Is Photography School Really Worth It?

Now, there’s a question: Do you think photography school and courses are really worth it?

And, by ‘worth it’, I’m not just meaning the money they involve, but also everything else: the time, the work, and – perhaps most importantly – the results. I’m really interested in getting people’s feedback on this subject – have you been to a photography school? Have you perhaps gone to your local college for some photography classes? Did you learn a lot? Was it expensive? Good value? Would you recommend it to others?

Photography School

By Thomas Hawk, on Flickr

When there are so many free sources of information and guidance available on the internet – this site included – is there really a need for them?

On the other hand, surely you can only learn so much from books, so much from articles?

As a newcomer to photography, trying to learn as much as I can to further my enjoyment of this fantastic medium, I admit that I’m tempted. I see lots of ads in the back of photography magazines offering courses in all different types of photography, and, I admit, a large part of me really fancies it. But then I investigate a bit further, see the costs (some of which seem astronomical!) and it gets me thinking again… would it really be worth it?

These are the pro’s and con’s, in my opinion:

Photography School: The Pro’s

  • Surely the no.1. thing is that you’re going to be taught by a professional, someone who really knows what they’re talking about – and they will be there with you, physically. You won’t be reading a guide on how to hold your camera, trying to decipher the images showing you where to place your hands; you’re going to be physically shown how to do it. That’s massively appealing.
  • You’ll be surrounded by other, like-minded (hopefully) amateur photographers. This is another massive plus – I’d be able to chat and share photography experience, tips, get critiques on my work, and even – gasp! – make some friends while I’m at it.
  • Instant feedback. If I had a question on how best to use a certain feature on my Canon 500D, I wouldn’t have to try to find the right chapter in a book, or even consult the mighty Google – I’d just raise my hand, and ask a professional. Quick, easy – excellent.
  • There’d be assignments. That really appeals, actually. I know there are plenty of photography sites who also run a weekly assignment, and that’s great, but I don’t think it’d beat a real hands-on, my-photos-critiqued-in-front-of-me-by-a-pro-and-hopefully-not-too-harshly experience.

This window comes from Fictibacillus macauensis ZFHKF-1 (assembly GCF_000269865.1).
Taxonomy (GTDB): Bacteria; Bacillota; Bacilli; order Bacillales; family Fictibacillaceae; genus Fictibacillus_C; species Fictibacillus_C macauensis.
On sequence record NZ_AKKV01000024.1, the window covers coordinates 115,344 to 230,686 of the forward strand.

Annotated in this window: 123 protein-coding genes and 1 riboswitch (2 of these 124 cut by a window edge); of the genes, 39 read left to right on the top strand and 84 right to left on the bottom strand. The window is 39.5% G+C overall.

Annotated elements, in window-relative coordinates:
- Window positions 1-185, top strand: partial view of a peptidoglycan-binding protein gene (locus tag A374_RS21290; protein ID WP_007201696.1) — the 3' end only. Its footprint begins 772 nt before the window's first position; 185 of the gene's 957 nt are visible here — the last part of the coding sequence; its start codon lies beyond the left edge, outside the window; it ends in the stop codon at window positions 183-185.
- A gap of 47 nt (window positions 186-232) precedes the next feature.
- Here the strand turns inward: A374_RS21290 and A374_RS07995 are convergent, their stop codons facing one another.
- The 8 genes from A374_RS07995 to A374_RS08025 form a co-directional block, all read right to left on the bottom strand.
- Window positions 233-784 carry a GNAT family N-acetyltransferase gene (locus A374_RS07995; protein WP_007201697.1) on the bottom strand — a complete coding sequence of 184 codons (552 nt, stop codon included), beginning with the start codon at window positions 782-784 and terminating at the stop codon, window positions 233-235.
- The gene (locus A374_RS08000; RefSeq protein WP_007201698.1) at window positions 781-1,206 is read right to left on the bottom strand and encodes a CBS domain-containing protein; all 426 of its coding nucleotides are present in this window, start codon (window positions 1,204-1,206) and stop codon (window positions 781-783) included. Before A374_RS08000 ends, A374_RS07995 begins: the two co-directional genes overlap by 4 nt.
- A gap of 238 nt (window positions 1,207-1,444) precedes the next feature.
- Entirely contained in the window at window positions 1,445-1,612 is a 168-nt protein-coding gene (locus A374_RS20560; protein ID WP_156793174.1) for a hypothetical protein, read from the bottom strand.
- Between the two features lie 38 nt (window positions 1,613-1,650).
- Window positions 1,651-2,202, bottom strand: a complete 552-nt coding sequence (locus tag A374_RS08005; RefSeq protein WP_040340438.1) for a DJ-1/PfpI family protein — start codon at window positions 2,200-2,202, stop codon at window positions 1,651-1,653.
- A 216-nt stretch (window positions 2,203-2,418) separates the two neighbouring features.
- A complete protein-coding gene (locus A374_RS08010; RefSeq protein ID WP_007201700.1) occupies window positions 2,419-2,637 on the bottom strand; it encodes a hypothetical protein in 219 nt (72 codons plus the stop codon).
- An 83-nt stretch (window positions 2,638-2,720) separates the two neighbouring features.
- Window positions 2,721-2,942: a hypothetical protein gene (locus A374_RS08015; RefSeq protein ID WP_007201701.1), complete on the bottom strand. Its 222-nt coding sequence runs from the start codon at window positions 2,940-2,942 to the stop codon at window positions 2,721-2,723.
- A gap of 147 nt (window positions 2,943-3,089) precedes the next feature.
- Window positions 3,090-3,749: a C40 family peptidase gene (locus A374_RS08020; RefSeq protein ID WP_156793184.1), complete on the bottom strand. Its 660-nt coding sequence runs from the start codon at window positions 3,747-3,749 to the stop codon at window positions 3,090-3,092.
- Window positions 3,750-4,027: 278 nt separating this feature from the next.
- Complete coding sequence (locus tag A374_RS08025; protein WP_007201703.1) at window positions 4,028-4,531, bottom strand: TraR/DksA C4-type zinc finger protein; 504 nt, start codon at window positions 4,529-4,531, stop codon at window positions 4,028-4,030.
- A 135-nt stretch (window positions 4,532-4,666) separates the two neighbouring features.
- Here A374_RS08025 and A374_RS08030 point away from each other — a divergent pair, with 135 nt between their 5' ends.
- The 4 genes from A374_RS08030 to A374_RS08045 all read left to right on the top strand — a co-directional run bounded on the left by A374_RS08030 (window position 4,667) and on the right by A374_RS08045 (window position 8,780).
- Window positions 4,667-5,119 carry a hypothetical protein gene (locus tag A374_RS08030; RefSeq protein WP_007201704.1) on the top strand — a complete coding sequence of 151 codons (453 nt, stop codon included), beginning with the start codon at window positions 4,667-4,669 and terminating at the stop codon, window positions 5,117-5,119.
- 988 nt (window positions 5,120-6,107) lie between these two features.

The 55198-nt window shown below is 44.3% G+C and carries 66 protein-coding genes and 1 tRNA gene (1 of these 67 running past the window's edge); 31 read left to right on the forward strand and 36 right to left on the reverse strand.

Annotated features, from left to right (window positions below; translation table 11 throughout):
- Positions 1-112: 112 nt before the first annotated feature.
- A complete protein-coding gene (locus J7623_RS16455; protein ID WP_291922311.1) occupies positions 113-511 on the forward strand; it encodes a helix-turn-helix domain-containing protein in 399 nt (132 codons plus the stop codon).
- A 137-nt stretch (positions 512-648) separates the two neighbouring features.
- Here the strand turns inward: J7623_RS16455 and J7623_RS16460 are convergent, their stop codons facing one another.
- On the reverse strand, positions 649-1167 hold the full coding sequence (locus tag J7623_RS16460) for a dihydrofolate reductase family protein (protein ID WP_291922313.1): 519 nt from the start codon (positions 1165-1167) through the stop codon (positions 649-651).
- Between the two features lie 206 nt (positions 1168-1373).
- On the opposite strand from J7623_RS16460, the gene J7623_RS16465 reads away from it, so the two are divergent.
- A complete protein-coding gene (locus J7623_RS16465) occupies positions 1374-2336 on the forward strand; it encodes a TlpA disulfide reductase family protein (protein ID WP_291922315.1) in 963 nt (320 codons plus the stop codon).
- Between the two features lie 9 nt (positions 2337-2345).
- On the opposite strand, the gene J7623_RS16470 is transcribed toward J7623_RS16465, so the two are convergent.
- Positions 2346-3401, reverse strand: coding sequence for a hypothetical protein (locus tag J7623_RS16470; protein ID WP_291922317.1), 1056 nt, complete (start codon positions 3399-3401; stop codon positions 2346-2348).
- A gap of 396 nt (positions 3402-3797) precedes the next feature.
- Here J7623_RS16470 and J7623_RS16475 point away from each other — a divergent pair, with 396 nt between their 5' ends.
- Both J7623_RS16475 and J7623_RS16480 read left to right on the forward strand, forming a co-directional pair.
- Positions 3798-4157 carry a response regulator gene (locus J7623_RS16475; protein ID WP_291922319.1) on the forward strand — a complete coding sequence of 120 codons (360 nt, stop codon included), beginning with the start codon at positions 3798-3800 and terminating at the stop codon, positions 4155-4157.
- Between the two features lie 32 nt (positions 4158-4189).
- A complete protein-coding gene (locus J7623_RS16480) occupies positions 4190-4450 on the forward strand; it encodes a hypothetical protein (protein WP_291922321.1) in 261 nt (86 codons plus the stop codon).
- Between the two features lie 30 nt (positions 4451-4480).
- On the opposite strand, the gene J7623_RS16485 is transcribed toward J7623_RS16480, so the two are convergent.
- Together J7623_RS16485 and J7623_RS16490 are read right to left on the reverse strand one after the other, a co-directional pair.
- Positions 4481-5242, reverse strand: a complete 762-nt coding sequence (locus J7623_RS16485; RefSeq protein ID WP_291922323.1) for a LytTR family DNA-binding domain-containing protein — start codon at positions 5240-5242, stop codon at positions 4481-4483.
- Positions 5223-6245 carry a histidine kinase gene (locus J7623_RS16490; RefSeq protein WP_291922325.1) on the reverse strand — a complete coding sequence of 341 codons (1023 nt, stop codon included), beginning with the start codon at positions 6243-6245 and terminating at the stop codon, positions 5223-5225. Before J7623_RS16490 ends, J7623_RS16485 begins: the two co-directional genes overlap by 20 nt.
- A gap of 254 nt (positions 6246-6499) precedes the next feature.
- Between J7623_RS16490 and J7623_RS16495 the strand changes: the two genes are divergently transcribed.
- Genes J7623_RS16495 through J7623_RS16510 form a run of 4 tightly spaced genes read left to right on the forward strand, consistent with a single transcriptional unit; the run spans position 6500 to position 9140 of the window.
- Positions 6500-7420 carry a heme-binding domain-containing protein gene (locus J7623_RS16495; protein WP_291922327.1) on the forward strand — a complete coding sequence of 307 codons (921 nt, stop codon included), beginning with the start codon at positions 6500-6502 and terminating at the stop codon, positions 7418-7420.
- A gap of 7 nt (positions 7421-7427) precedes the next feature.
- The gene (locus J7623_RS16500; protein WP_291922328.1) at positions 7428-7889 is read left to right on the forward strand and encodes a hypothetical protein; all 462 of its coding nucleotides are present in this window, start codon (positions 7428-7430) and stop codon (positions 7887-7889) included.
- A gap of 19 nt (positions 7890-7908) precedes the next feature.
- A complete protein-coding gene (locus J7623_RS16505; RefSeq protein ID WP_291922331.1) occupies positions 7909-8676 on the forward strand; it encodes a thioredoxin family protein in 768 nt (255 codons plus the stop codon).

• It’d be inspriational. Not only would the tutor inspire me to go out and take shots I probably wouldn’t have even thought of taking, but I’m sure I’d also be inspired by the other students’ work too.
  • Lastly, if it was a night class, I’d probably be able to sneak in a quick cider or two after as well, with my new-found photography chums. Now, on to:

Photography School: The Con’s

  • If it’s one thing that photography courses are not, its cheap. Just do a quick search on Google and you’ll find some horrific prices out there. They may offer a potentially fantastic experience, but can I really justify struggling to pay the mortgage this month…?
  • They’re very expensive. Did I mention that?
  • There’s such a risk involved. What if the teacher is no good? What if it’s all really mundane stuff that I already (think I) know? I can’t seem to find any classes that offer a money-back-guarantee….
  • What if there are 50 students to 1 tutor? Would I be noticed, or get any real quality tutor-time?
  • What if there are only 3 students to 1 tutor? Then I’d be in the limelight all the time – my homework would have to be great!
  • Unless you live in the middle of a big city – or even a town (neither of which applies to me, alas) – then you’re going to have to travel a fair way. That’s time. And money.
  • And then there’s that nagging feeling, all the while: Couldn’t I just learn all this from the internet…?

Honestly, I’m really torn, and I’d love your thoughts: Whether you’ve attended a course, are thinking about it, graduated with a degree in photography, or just love learning on the ‘net, drop a comment below and let me know what you think.


  1. Is photography school really worth it? Yes!!! I would still be shooting with the little green box with no clue why some pictures had DOF and some didn’t. Understanding the ISO – Shutter – Aperture was a very hard concept for me to understand one of which I think I needed someone to say over and over in class until one day it finally clicked how they are all related.